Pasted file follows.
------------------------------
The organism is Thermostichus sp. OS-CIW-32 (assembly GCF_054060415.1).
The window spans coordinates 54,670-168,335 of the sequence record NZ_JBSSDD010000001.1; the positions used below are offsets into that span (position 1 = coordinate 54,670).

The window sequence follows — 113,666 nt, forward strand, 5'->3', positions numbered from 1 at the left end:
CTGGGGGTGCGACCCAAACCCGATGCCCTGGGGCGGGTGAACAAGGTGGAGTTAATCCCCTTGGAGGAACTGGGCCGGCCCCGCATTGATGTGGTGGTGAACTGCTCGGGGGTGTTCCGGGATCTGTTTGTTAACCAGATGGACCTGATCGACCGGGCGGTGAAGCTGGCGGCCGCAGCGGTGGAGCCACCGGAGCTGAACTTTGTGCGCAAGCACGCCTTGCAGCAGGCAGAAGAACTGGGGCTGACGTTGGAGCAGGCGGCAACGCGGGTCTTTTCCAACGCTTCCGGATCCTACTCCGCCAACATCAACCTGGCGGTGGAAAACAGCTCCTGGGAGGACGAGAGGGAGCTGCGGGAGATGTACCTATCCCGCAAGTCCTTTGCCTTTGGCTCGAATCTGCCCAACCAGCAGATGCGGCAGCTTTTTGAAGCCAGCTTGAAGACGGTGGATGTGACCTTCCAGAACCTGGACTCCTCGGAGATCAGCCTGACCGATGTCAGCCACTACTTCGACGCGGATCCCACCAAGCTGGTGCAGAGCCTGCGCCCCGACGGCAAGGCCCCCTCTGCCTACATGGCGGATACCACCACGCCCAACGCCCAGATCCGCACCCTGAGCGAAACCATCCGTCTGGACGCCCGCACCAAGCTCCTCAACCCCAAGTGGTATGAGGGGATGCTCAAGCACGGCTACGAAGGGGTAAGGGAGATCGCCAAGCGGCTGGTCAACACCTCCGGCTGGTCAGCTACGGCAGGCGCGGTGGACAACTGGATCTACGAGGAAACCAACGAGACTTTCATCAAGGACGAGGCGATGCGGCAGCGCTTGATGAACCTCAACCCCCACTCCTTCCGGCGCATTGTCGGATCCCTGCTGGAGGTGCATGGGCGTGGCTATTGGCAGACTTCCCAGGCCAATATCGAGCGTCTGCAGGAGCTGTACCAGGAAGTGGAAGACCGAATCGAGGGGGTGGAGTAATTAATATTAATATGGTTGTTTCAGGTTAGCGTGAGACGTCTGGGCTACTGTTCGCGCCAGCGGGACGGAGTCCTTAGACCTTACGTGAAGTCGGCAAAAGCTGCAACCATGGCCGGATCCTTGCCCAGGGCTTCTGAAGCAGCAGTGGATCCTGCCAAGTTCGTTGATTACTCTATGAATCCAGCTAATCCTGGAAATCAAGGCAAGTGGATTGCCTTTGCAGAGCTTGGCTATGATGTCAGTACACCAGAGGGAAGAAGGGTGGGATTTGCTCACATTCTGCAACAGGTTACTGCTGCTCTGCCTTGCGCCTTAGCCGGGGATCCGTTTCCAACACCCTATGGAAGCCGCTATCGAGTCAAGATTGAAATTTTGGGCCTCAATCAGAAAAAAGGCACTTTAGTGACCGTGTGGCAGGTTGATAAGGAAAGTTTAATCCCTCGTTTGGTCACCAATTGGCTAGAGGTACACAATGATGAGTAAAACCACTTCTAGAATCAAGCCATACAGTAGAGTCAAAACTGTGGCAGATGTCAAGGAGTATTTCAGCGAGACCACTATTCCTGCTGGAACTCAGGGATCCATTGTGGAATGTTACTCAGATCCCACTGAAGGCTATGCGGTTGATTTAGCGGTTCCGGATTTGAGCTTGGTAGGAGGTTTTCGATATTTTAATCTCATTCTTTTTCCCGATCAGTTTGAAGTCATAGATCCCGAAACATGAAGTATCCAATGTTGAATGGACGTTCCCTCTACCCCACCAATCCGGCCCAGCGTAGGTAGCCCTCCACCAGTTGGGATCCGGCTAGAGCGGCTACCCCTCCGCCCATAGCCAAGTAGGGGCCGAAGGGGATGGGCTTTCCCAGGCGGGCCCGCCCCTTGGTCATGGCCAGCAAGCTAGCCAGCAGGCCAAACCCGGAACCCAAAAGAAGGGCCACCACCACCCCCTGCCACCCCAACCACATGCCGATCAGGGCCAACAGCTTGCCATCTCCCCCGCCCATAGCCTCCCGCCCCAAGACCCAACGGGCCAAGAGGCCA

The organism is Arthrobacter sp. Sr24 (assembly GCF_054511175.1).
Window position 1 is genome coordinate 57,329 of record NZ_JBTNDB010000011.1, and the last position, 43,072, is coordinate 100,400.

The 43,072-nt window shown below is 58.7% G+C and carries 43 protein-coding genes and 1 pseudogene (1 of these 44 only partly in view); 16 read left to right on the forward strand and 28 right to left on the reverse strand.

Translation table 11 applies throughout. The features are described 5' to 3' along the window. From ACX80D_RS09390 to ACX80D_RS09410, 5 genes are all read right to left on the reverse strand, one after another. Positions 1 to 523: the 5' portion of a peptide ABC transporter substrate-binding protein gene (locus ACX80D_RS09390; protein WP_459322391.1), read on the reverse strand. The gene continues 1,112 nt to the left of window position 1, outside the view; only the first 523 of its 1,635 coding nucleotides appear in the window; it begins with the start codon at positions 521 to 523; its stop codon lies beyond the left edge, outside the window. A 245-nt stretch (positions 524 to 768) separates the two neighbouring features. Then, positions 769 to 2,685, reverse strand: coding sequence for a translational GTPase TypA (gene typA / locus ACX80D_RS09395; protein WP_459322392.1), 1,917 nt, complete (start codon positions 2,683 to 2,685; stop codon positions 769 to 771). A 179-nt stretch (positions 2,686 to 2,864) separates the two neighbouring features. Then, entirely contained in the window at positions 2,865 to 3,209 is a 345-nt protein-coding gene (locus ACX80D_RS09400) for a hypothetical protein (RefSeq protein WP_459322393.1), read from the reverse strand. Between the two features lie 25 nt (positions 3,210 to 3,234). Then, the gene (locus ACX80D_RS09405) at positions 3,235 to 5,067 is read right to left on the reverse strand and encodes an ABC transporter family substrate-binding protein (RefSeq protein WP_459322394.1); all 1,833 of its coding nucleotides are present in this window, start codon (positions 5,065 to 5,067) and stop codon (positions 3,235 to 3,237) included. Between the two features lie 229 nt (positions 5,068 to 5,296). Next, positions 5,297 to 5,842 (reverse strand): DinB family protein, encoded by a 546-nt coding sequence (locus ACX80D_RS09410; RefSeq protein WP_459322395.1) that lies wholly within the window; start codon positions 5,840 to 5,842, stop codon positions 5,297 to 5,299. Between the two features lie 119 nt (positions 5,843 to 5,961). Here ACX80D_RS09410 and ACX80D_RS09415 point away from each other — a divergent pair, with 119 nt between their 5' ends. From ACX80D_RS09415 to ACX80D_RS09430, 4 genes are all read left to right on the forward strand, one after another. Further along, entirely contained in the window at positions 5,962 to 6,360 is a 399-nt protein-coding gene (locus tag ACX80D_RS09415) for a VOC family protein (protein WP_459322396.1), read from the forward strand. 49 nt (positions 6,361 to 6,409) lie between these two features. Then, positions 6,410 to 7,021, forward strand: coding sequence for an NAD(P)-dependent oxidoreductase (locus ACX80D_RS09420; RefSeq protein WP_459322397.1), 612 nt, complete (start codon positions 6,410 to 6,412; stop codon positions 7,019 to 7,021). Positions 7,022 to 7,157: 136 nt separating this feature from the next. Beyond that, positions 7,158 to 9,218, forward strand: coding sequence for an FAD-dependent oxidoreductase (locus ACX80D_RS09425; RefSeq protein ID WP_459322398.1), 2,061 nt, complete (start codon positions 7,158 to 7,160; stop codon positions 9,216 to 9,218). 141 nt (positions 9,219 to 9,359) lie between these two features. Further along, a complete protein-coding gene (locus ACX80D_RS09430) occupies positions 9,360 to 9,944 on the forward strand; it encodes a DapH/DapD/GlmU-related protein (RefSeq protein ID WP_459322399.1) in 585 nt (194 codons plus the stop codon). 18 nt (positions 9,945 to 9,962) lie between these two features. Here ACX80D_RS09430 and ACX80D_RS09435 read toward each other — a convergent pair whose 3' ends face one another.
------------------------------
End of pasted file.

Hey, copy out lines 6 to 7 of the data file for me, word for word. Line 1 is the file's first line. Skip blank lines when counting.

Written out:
Window position 1 is genome coordinate 57,329 of record NZ_JBTNDB010000011.1, and the last position, 43,072, is coordinate 100,400.

The 43,072-nt window shown below is 58.7% G+C and carries 43 protein-coding genes and 1 pseudogene (1 of these 44 only partly in view); 16 read left to right on the forward strand and 28 right to left on the reverse strand.